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Find yourself at the night street market just right outside the San Pablo public market, which is popular among locals, and you can see a glimpse of what fills their plates on a daily basis. There’s ginataang langka, laing, and various seafood dishes such as adobong hipon. There’s also street food fare such as fish balls and pork barbecue. If you go in April, you will chance upon vendors selling bright red sampinit or local berries, which grows in the wild near the foothills of Mount Banahaw.
The night street market starts at 4 p.m., but come sunset, you will need to jostle your way amongst locals buying late afternoon snacks or the family’s ulam for dinner.
Needless to say, there’s something interesting to be discovered at every turn if you care to look around, although when you think about Laguna, you always end up with visions of “buko pie, uraro, or the vast UP campus,” shares San Pablo native and baker Nicole dela Cruz. “The truth is, every city in Laguna is different and San Pablo is known as the “City of Seven Lakes” — Sampaloc, Bunot, Pandin, Yambo, Muhicap, Kalibato, Palakpakin—with produce coming from the south: Bicol, Quezon, Lucena, and Batangas. Because of this, our food is an intermingling of the cuisines of these surrounding provinces,” adds dela Cruz.
In the early 2000s, there was Viaje del Sol—a do-it-yourself arts and culture tour with suggested itineraries that start in Laguna and goes all the way to Quezon. It includes some of the notable cultural and food destinations in San Pablo such as Casa San Pablo. We went on a food trip to discover the city’s most delectable eats:
Meals in San Pablo, Laguna are a play on contrasting textures and flavors. Morning meals may consist of sun-dried salted biya from Laguna de Bay, best paired with salted egg and rice eaten with kesong puti (white cheese); and Longganisang San Pablo (local pork sausages). Drop by Casa San Pablo, a bed and breakfast run by Boots and An Alcantara located in the city proper for these and you'll find that their longganisa is a version that the Alcantara family grew up with— sweet and fried until the sugar on the sausage skin caramelizes.
Casa San Pablo's sprawling grounds with rustic and homey cottages amidst lush greens is a great backdrop to any meal, too. In November 2017, they opened the café to non-B&B guests and the menu features some of the most familiar eats locals love. It’s easy to laze around the breakfast table with such a feast.
Don't leave the city without sampling the Pinayti, a dish made with pounded shrimp from San Pablo’s lakes, and simmered in a rich coconut milk sauce. Another popular dish in San Pablo is Kulawo, often made with eggplant or puso ng saging (banana heart). Locals who live in the rural areas eat it as pulutan or beer chow or appetizer, and the dish is ubiquitous because of how accessible the ingredients are. It is a light dish that has sour flavors from vinegar and texture from coconut meat and banana heart.
Find these dishes at Sulyap Gallery Café and Restaurant, a colonial-style two-story house which sits across their museum which houses owners Arthur Reyes and Roy Empalmado’s collection of antiques. Sulyap’s version of Pinayti is lightly sweet with earthy atsuete flavors. Don’t miss Sulyap’s Pako Salad too, a refreshing and crisp bowl of pako (fiddlehead fern) that’s abundant in the rural areas near rivers.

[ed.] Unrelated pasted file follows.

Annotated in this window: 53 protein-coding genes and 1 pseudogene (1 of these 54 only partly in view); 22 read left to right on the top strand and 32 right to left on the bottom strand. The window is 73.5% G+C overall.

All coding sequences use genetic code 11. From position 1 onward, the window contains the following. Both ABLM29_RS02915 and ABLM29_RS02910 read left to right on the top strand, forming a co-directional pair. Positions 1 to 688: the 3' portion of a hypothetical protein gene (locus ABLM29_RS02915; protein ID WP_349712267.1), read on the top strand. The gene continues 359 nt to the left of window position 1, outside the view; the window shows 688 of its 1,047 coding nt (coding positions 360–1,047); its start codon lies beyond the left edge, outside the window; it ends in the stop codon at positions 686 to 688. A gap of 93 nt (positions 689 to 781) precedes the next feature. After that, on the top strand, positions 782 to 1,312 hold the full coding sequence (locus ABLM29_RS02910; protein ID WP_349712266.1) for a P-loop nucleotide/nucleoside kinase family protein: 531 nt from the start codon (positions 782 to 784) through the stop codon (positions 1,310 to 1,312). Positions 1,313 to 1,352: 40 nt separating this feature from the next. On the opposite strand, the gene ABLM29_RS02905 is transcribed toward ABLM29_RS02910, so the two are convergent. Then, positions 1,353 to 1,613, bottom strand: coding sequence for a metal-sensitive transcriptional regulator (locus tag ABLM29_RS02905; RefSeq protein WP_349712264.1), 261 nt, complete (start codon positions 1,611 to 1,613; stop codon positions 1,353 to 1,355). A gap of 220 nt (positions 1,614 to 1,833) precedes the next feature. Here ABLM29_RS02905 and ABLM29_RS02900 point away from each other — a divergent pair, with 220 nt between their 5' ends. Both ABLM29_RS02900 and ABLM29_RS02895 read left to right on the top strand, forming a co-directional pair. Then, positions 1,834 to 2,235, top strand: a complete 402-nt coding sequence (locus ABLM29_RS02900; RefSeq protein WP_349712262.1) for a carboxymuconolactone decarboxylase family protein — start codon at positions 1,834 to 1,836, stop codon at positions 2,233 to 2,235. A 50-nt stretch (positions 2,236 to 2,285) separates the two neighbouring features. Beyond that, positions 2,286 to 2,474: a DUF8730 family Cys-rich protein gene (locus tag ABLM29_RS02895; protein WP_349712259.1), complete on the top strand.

Merienda in San Pablo is all about kakanin, snacks, and desserts made from rice flour or root crops, and usually slow-cooked or steamed with coconut milk. Find these and more heirloom dishes at Patis Tito Garden Café which is currently under renovation. It is set to open again in July 2018 and weekenders will find that it’s one of the best places to grab a plate or two of kakanin in San Pablo, or for their heirloom cuisine paired with their refreshing tanglad iced tea made from scratch.
The compound is home to designer to Manila’s high-society crowd and owner Beatriz “Patis” Tesoro’s garden café. Ilang-ilang vines and fruit trees tower over the compound, while items and structures salvaged from ancestral homes (including some from their previous Metro Manila home) dot the property. It’s a garden hideaway where you can soak in Philippine architecture and artistry.
Venture farther out and you will find farm-to-table cuisine in Forest Wood Garden, a five hectare-farm where owners Joel and Myrna Frago have built a haven for their advocacy on organic agriculture. Opened in 2009, the farm is where they get their ingredients for the food they serve to guests.
They’re famous for their Pansit Kalabuko, a dish they developed and is only available at the farm and their newly-opened restaurant in the San Pablo city proper. It’s a colorful pancit dish made with kalabasa (squash), kabute (mushrooms), and buko meat (coconut meat) as their noodles. It is light and hearty without too filling, lightly sweet instead of savory, and each bite reflects the freshness of the veggies.
Another kakanin, Plantsado Lamang Lupa, is made from the toge root crop and is cooked over a pan and toasted using an old-style iron with hot coals. The thin rice cake is delicious—the taste is similar to Pangasinan’s tupig, but sweeter with more depth of flavor. Think sweet coconut and earthy cassava flavors, the latter being a relative root crop of toge used in Plantsado Lamang Lupa.
Casa San Pablo, Colago Avenue, Barrio San Roque, San Pablo City, Laguna
Sulyap Gallery Café and Restaurant, Cocoland Compound, Barangay Del Remedio, San Pablo City, Laguna
Patis Tito Garden Café, 285 Santa Cruz Putol, San Pablo City, Laguna
Forest Wood Garden, Brgy. Sta.Elena, San Pablo City, Laguna